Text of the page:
COVID-19: Mauritius lost the most economically in Africa

"No other country in Africa has lost so much in economic terms to the pandemic." ~ World Bank

"The World Bank is releasing its new Country Economic Memorandum for Mauritius on Wednesday. A report that was prepared during the pandemic. As Senior Country Economist of the World Bank, what is your assessment of the impact of the crisis on the Mauritian economy?

First of all, I think Mauritians deserve to be congratulated for the management of the Covid-19 health emergency. Every life lost to this disease is one life too many. Mauritius coped with the pandemic better than most other countries in the world. It was impressive to witness this first-hand over the past year. Unfortunately, in economic terms, the country has been hit very hard. Comparing the pre-pandemic GDP growth forecast for 2020 (between 3% and 4% depending on the source) with the actual result, a recession of almost 15%, no other country in Africa has lost so much in economic terms to the pandemic.

This is due to the economy's heavy reliance on tourism and travel - including business travel - as well as containment measures. The government responded with a strong support program, one of the largest in the world as a share of GDP. This prevented a secondary crisis in the financial sector and massive layoffs. But we see that unemployment has picked up again and stood at 10.4% at the end of 2020. Perhaps most worryingly, the effect of the pandemic seems to have been more pronounced on those who were already vulnerable before. 69% of the self-employed reported income losses, compared to 20% of employees, according to Statistics Mauritius data."

Interview published by the Business Magazine  in French, partial interview extracted and translated into English by  Wwwdotgotodotmu - Consulting

Consult the complete interview with Erik Von Uexküll (World Bank Senior Country Economist) 

Jun 24, 2021

Mauritius Budget Speech June 2021- 2022

Today 11th June 2021 Mauritius will present it budget speech

Today’s Budget is set against the backdrop of last year's budget. The budget 2020-21 was a COVID-19 Budget that provided the largest ever fiscal stimulus to support Mauritians through the shock and impact of the global pandemic. While foreign investment is down, tourism is practically non-existant, tens of thousands are unemployed, the Minister of Finance has a very difficult budget to prepare and present. This year’s Budget is still in the shadow of COVID-19, and its focus must be to secure our recovery from its impact.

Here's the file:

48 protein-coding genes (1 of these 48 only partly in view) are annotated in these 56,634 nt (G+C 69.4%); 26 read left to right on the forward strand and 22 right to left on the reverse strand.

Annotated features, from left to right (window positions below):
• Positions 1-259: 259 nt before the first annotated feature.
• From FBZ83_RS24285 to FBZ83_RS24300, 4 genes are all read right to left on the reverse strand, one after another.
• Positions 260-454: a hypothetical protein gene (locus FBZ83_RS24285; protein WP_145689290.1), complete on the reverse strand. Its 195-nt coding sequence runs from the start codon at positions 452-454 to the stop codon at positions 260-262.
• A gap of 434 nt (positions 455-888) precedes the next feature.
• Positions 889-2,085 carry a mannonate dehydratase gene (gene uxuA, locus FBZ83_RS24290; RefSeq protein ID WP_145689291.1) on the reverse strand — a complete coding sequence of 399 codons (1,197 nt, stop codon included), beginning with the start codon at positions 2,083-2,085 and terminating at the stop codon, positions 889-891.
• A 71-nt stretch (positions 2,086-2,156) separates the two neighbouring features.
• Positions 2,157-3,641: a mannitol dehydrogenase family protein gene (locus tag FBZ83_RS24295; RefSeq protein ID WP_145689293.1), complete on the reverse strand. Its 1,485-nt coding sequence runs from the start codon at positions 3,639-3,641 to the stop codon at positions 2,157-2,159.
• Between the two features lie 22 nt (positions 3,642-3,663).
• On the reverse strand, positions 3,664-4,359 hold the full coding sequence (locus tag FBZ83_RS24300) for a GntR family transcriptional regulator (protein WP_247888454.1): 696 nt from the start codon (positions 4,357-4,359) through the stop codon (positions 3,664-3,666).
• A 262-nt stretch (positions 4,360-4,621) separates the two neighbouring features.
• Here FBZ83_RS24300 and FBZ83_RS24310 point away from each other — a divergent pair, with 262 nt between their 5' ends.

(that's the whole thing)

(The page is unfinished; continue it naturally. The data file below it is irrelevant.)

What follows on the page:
The Government should have amongst others, these goals in priority of order:

  1. To keep Mauritians and ex-pats safe from COVID-19. At the same time, remove the 14-day quarantine on arriving in Mauritius. Quarantine only applicable in case of COVID-19 infection. Open up the economy.
  2. To accelerate COVID-19 recovery and rebuild.
  3. System reform that will improve productivity, social outcomes, and wellbeing.
  4. To tackle foundational challenges, in particular, housing affordability, pollution, animal welfare, climate change, domestic violence, child wellbeing, racism/communalism, crime, discrimination.
  5. Change of law to hold political decision-makers accountable for their actions.
  6. Introduce legislation to adopt Bitcoin as legal tender in Mauritius and follow in the footsteps of El Salvador. As one well-thought-through measure to stop hyperinflation.
  7. Reform the national health system to cope with such a pandemic as COVID19.
  8. Substantial stimulus package and tax schemes to produce food locally, for own consumption and export.
  9. Foreign Direct Investments (FDI), which should be able to cover Mauritius' need for FOREX.
  10. Change of law for ex-pats to acquire citizenship.
  11. Change of the Property Act so ex-pats may acquire land and build themselves.
  12. Change of law for ex-pats to integrate themselves within the Mauritian community and not segregate; creating ghettos for the rich.
  13. Change of legislation to take into consideration ex-pats retiring in Mauritius.
  14. Review the tourism sector and target new private investor types offer to acquire existing tourism infrastructures.

The change sought is wide-ranging and is not exhaustive, it may not be possible to deliver everything in one budget, but the above points should be prioritised in the interest of all stakeholders; Foreign Direct Investment in consequence Mauritians’ social welfare and future is essential.

Mauritius’ response to COVID-19 has saved lives and livelihoods. With the benefit of hindsight, there are many views of what Mauritius could or should have done differently. Not everything was perfect as decisions were made swiftly and without much of the information, that Mauritius and the world community now have. It was expensive. But then there were no costless decisions in COVID-19. Although Mauritius, as a small economy did well preventing the propagation of the pandemic, the economy has been turned upside down.

The Budget 2021-22 must be a Recovery Budget with politics left aside if that’s even possible!

Participate, ask questions and comment on the Mauritius Budget Speech June 2021- 2022 now!

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Jun 11, 2021